Michael J. Cummings...©
Ferdinand of Navarre and three of his lords–Dumain, Longaville, and Berowne
(also called Berowne in some editions of Shakespeare’s plays)–decide to
abandon the pleasures of the world for three years to pursue knowledge
and keep company only with books in order to gain everlasting fame as scholars.
The king says, “Our court shall be a little Academe / Still and contemplative
in living art" (1. 2. 14-15). Ferdinand has drawn up a contract outlining
the conditions under which they are to live. Longaville is the first to
sign it, saying,
mind shall banquet, though the body pine:
then signs the contract, declaring “To love, to wealth, to pomp, I pine
and die" (1. 1. 33). Berowne, however, balks at the strictness of the contract.
First, it forbids all discourse with women. Next, it requires the four
men to fast one day a week and eat but one meal on the other days. Finally,
it dictates that they may sleep no more than three hours a night. But after
the king tells Berowne their study time will yield hidden pearls of knowledge,
Berowne, too, signs the contract.
paunches have lean pates, and dainty bits
rich the ribs, but bankrupt quite the wits. (1. 1. 27-29)
of its conditions–the prohibition of women–applies to every man in the
service of the king, not just to the king and his three fellow scholars.
The only diversion they will have from their studies will be provided by
the king’s clown, Costard, and a Spanish knight, Don Adriano de Armado.
The king says Don Adriano knows many entertaining tales and has a way with
words. In truth, though, Don Adriano is little more than a pompous buffoon
who cannot even out-duel his own page, Moth, in a battle of wits (1. 2.
3-69). (Don Adriano appears to symbolize King Philip of Spain and
his vaunted Armada, which was defeated by the English in 1588. Through
Adriano, Shakespeare pokes fun at Philip.
the contract takes effect, Costard violates it by wooing a comely maid
named Jaquenetta. Don Adriano, who has seen them together on the grounds
of the king’s estate, tattles on Costard in a letter to the king. Adriano
isn’t just trying to be a good citizen; he’s trying to save Jaquenetta
for himself. He loves her with a passion that has driven him to poetry.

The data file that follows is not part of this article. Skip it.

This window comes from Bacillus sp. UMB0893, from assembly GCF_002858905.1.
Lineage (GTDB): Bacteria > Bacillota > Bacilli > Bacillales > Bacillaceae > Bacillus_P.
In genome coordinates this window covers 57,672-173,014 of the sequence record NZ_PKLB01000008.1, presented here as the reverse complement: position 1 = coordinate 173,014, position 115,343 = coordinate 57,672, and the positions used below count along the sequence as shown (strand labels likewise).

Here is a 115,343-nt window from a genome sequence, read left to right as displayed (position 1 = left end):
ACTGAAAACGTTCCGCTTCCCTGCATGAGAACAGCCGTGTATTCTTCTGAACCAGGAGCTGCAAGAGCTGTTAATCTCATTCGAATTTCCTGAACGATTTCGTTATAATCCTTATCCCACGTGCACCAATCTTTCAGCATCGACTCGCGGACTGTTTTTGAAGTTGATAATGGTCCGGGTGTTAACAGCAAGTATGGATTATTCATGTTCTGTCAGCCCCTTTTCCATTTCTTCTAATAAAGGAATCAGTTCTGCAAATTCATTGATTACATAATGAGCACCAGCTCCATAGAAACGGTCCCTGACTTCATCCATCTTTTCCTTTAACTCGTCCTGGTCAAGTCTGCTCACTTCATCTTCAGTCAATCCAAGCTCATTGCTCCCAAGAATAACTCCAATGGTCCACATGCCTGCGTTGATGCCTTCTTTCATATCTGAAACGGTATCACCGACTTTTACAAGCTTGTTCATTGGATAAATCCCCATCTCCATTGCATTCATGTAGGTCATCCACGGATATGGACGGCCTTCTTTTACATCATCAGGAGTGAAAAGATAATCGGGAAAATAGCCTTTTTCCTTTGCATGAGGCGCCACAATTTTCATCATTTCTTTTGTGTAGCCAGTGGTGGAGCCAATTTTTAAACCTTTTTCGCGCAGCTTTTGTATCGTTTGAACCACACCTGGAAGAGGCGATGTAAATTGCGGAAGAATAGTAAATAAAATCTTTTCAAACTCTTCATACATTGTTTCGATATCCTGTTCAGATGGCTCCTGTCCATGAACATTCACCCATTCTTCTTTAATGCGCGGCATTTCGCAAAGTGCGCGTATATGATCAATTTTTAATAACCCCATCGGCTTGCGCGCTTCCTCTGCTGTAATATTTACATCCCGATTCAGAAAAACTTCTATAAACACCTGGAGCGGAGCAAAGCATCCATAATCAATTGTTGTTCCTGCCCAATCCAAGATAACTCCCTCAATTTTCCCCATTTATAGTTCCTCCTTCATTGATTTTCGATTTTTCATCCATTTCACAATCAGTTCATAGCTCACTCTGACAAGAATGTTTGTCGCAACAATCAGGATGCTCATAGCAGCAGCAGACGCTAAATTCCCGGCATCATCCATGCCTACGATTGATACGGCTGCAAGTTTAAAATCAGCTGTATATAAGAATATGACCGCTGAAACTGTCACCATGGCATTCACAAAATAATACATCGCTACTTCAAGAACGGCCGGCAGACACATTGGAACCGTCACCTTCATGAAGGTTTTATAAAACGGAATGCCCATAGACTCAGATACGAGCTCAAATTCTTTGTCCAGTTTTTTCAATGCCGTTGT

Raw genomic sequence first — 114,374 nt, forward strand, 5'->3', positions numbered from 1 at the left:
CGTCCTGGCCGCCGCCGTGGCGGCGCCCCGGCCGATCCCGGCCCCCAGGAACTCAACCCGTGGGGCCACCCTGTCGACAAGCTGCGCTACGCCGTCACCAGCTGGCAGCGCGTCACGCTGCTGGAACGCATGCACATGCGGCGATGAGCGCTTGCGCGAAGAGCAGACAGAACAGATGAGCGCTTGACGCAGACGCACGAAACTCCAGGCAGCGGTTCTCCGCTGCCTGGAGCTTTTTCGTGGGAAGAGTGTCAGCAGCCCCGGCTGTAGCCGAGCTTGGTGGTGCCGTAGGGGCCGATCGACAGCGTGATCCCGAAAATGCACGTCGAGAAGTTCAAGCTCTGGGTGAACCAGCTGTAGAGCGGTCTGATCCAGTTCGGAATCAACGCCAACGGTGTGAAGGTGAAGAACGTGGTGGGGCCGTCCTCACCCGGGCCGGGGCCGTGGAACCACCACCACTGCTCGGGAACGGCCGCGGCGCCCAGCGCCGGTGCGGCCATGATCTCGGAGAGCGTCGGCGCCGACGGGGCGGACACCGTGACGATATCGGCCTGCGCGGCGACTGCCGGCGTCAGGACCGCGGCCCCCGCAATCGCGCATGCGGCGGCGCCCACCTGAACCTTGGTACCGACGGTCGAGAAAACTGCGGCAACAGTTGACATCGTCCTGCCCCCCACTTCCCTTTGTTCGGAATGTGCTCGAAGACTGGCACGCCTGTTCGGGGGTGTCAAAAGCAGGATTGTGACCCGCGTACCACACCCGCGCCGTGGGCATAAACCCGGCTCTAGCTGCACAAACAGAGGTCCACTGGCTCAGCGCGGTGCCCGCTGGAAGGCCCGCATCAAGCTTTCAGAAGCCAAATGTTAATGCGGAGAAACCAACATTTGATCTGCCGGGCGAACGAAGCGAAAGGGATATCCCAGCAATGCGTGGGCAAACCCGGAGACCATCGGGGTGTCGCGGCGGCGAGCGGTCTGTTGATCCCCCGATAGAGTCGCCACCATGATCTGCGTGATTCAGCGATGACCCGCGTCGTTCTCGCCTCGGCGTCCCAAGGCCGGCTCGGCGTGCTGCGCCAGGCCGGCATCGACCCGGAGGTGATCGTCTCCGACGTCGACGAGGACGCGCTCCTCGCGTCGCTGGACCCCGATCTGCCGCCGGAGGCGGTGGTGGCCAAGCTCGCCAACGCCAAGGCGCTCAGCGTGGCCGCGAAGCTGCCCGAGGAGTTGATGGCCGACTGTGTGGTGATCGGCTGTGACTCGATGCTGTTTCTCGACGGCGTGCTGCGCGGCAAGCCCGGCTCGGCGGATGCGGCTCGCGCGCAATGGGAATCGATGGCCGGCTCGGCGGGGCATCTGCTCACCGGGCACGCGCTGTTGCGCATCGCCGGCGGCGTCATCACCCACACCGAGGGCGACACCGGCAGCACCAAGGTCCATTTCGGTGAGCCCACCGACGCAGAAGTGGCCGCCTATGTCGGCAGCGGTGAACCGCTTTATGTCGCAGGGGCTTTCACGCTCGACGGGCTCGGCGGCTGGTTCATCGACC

Costard is taken into custody and sentenced to a diet of bran and water
for one week.
thereafter, the beautiful Princess of France arrives at Navarre on a diplomatic
mission in which she and the king are to discuss a financial matter–specifically,
whether France owes Navarre money, as the king contends, or whether France
has already paid the debt, as the princess contends. In her entourage are
three lovely attendants: Rosaline, Maria and Katherine. Because the contract
among the men forbids interaction with women, the king lodges the ladies
in a tent in the park of his palace estate. However, once the king sees
the princess, he immediately falls for her. At the same time, his three
companions also take a tumble: Berowne for Rosaline, Dumain for Katherine,
and Longaville for Maria. Love now usurps the throne of Navarre. Scholarly
pursuit has become an ugly hag with a wart on her nose.
Don Adriano frees Costard and gives him three farthings to deliver a love
letter and a poem to Jaquenetta. Berowne gets in on the act, giving Costard
a letter and poem for Rosaline. Costard, who is small of brain, delivers
Jaquenetta’s letter to the princess, telling her it is for Rosaline; Rosaline’s
letter goes to Jaquenetta. The princess, who is hunting deer with the other
ladies, tells her male attendant, Boyet, to open the letter. Before he
does, he notices it is addressed to Jaquenetta, not Rosaline. The princess
then tells him to read it anyway. It praises Jaquenetta with bloated prose
and imagery, as well as Latin phrases, and the princess mocks the author,
Don Adriano. When Jaquenetta, who is illiterate, receives the letter to
Rosaline, she takes it to Sir Nathaniel, the local parson, to read it for
her. Sir Nathaniel is in the company of Holofernes, a know-it-all schoolteacher.
When Sir Nathaniel reads the letter, Holofernes realizes it is not meant
for Jaquenetta and tells her to take it to the king. After all, such a
brazen love poem violates the first rule of the contract: that no man should
communicate with women.
by this time, the king and his three lords are all writing and reciting
love poetry about their ladies fair. When the king and the three lords
overhear one another reciting the poetry, they chide one another in turn
for breaking their vow. However, Berowne concludes that it was wrong to
take the vow, for it was against nature. Longaville then proposes that
they woo the women, and the king replies that they should not only woo
but also win them.
four men send the ladies gifts and poems that heap lavish praises upon
them. The princess and her attendants think the attentions they are receiving
are silly and excessive, and they make sport of the poetry. The princess,
highly intelligent as well as beautiful, observes, “We are wise girls to
mock our lovers so" (5. 2. 62).
interrupts the conversation to report that he overhead the men planning
a mischief: They will come to the ladies disguised as Russians with a page